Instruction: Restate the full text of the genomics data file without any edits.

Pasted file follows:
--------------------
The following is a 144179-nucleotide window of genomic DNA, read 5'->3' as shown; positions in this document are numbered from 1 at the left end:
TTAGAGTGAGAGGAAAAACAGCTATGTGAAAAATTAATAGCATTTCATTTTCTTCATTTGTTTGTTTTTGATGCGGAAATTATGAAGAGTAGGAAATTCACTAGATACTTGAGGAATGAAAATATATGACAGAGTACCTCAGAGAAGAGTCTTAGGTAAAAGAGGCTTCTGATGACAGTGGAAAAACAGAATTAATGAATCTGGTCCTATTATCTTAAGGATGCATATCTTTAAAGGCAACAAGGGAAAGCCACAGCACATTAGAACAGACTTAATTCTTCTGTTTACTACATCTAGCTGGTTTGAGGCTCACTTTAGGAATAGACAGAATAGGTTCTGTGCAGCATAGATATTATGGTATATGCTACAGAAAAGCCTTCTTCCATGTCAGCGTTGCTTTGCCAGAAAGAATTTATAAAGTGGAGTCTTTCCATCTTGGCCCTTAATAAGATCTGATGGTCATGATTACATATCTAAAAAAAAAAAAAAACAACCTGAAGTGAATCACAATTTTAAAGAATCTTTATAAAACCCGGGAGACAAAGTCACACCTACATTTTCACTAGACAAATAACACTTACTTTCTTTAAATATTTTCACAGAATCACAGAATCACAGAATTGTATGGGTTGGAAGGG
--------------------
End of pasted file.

The following is a 144179-nucleotide window of genomic DNA, read 5'->3' as shown; positions in this document are numbered from 1 at the left end:
TTAGAGTGAGAGGAAAAACAGCTATGTGAAAAATTAATAGCATTTCATTTTCTTCATTTGTTTGTTTTTGATGCGGAAATTATGAAGAGTAGGAAATTCACTAGATACTTGAGGAATGAAAATATATGACAGAGTACCTCAGAGAAGAGTCTTAGGTAAAAGAGGCTTCTGATGACAGTGGAAAAACAGAATTAATGAATCTGGTCCTATTATCTTAAGGATGCATATCTTTAAAGGCAACAAGGGAAAGCCACAGCACATTAGAACAGACTTAATTCTTCTGTTTACTACATCTAGCTGGTTTGAGGCTCACTTTAGGAATAGACAGAATAGGTTCTGTGCAGCATAGATATTATGGTATATGCTACAGAAAAGCCTTCTTCCATGTCAGCGTTGCTTTGCCAGAAAGAATTTATAAAGTGGAGTCTTTCCATCTTGGCCCTTAATAAGATCTGATGGTCATGATTACATATCTAAAAAAAAAAAAAAACAACCTGAAGTGAATCACAATTTTAAAGAATCTTTATAAAACCCGGGAGACAAAGTCACACCTACATTTTCACTAGACAAATAACACTTACTTTCTTTAAATATTTTCACAGAATCACAGAATCACAGAATTGTATGGGTTGGAAGGG